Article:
Tag Archives: strategic sourcing

Why It’s Time To Grow Beyond Strategic Sourcing

If the CPO wants to have a seat at the table, they must move beyond delivering cost reductions to deliver solid and sustainable business value where it really counts: top line growth and business
innovation.

I recently worked on a large-scale program of strategic sourcing transactions across multiple business and technology functions. The strategic sourcing team produced a considerable volume of contracts and notably delivered significant cost reductions along with contractual obligations for supplier-led innovation.

While the strategic sourcing effort followed a mature process and produced great results there was a gap in the process for ‘hand-over’ from the externally sourced strategic sourcing teams to transition the contract relationship

to the category management function. The hard-earned gains and concessions of the negotiations phases needed to be understood by the category manager and then further nurtured and managed through ongoing supplier relationships.

The gap in the process was understandable as the business was in a state of disruption after their acquisition and the brand-new procurement function was immature

and still finding its feet. Notably they
were starting to implement a strategy for category management, so no doubt the situation will quickly improve for them.

However, this first-hand experience of this gap did highlight for me the impact on the procurement organisation if they are unable to transition from strategic sourcing view to category management.

Category Management is a way of driving and delivering value, growth and innovation and yet most companies struggle with the transition from Strategic Sourcing to effective Category Management.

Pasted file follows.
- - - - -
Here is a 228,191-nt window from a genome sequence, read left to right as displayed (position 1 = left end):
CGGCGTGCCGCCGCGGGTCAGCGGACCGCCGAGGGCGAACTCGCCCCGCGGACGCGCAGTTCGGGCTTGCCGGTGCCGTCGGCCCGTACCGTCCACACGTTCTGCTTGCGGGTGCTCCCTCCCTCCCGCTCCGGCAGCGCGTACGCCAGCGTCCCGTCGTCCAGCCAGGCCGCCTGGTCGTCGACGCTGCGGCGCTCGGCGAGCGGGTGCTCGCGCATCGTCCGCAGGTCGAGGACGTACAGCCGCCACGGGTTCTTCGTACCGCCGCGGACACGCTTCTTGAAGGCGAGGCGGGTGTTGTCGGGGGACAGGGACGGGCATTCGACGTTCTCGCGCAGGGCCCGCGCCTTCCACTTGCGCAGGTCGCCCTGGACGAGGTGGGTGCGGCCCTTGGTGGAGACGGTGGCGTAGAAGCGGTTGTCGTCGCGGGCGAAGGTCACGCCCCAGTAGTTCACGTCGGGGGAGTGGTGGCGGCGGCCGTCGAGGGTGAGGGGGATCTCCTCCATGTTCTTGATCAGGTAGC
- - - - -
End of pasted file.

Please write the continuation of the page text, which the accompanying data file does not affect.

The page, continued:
Category Management includes strategic sourcing but it is much broader than that. The Faculty defines Category management as: a rigorous, fact-based, end-to-end process for proactively collaborating with stakeholders to develop and implement strategies that generate significant value that stakeholders recognise, from an organisation’s external spend

It sits above and guides both the content and the sequencing of the lower level methodologies such as (not limited to): spend analysis, demand management, strategic sourcing, supplier relationship management and benchmarking

What is a category?

A category is a grouping of materials or services that have similar supply and usage characteristics to meet business objectives. Managing by categories is a strategic approach which organises procurement resources to focus on specific areas of spend categories.

This enables category managers to focus their time on the business requirements, conduct in- depth market analysis, supplier capability and performance analysis to fully leverage their procurement decisions on behalf of the whole organisation.

Many CPOs understand that implementing and sustaining an effective category management process can deliver great benefits, it usually leads to:

• Raising the profile and competency of the procurement function within the organisation

  • Significant savings typically 10-30 per cent
  • Reduced risk in the supply chain
  • Improved stakeholder relations
  • Improvements in service levels, quality, availability and value for money
  • The revelation of other sources of value and innovation from the supply base
  • Re-usable processes to leverage across other categoriesCategory management allows you to source more effectively and then to get even more value from constantly optimising the resulting contracts.

How to get started and maintain an effective Category Management function:

• Ensure that you have an effective and seamless transition process from strategic sourcing outcomes to the business-as- usual category management function

• Develop the logical categories for your business by bringing together products or services that have the same features and are bought from similar supply markets.

• Build an in-depth understanding of the organisation’s plans and business strategies and ensure that the categories are aligned to business goals

• Develop category benchmarks so that you can more easily identify additional improvement opportunities

• Use big data and business analytics to undertake continuous analysis of spend, (direct and indirect), market data and performance against benchmarks

• Undertake a program of constant price analysis on local and international markets and the monitoring of trends in the category

• Invest in a process of gathering supplier performance data for more quality and service improvements

• Monitor and track all the savings that have been achieved through substitutions, better compliance or contract negotiations

• Engage with your stakeholders! and have continuous discussions and reviews to ensure that all stakeholders are involved in decisions on the category